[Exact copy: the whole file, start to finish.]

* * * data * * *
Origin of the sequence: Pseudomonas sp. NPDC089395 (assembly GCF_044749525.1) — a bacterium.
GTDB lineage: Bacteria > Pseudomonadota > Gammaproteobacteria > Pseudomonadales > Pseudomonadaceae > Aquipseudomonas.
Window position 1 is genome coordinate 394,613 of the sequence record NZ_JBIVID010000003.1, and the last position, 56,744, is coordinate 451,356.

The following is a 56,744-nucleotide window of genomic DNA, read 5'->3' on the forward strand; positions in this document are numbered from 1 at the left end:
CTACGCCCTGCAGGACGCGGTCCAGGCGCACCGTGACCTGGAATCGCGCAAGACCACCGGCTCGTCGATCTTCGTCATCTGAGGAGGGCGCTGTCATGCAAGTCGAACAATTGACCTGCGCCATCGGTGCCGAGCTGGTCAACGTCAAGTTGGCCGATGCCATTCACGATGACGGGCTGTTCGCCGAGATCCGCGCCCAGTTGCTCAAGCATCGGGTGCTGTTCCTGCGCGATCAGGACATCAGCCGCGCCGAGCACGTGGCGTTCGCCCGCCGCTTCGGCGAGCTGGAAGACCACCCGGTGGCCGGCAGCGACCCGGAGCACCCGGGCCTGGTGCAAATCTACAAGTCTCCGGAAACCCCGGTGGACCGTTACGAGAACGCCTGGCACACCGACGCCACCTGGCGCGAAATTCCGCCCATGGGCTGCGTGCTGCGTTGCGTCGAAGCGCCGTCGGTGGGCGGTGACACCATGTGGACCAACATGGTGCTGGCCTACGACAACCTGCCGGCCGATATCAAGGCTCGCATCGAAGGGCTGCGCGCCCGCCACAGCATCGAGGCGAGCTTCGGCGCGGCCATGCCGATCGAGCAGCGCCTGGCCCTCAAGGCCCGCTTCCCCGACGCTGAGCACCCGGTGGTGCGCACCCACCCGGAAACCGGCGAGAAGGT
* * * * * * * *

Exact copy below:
Origin of the sequence: Pseudomonas sp. NPDC089395 (assembly GCF_044749525.1) — a bacterium.
GTDB lineage: Bacteria > Pseudomonadota > Gammaproteobacteria > Pseudomonadales > Pseudomonadaceae > Aquipseudomonas.
Window position 1 is genome coordinate 394,613 of the sequence record NZ_JBIVID010000003.1, and the last position, 56,744, is coordinate 451,356.

The following is a 56,744-nucleotide window of genomic DNA, read 5'->3' on the forward strand; positions in this document are numbered from 1 at the left end:
CTACGCCCTGCAGGACGCGGTCCAGGCGCACCGTGACCTGGAATCGCGCAAGACCACCGGCTCGTCGATCTTCGTCATCTGAGGAGGGCGCTGTCATGCAAGTCGAACAATTGACCTGCGCCATCGGTGCCGAGCTGGTCAACGTCAAGTTGGCCGATGCCATTCACGATGACGGGCTGTTCGCCGAGATCCGCGCCCAGTTGCTCAAGCATCGGGTGCTGTTCCTGCGCGATCAGGACATCAGCCGCGCCGAGCACGTGGCGTTCGCCCGCCGCTTCGGCGAGCTGGAAGACCACCCGGTGGCCGGCAGCGACCCGGAGCACCCGGGCCTGGTGCAAATCTACAAGTCTCCGGAAACCCCGGTGGACCGTTACGAGAACGCCTGGCACACCGACGCCACCTGGCGCGAAATTCCGCCCATGGGCTGCGTGCTGCGTTGCGTCGAAGCGCCGTCGGTGGGCGGTGACACCATGTGGACCAACATGGTGCTGGCCTACGACAACCTGCCGGCCGATATCAAGGCTCGCATCGAAGGGCTGCGCGCCCGCCACAGCATCGAGGCGAGCTTCGGCGCGGCCATGCCGATCGAGCAGCGCCTGGCCCTCAAGGCCCGCTTCCCCGACGCTGAGCACCCGGTGGTGCGCACCCACCCGGAAACCGGCGAGAAGGT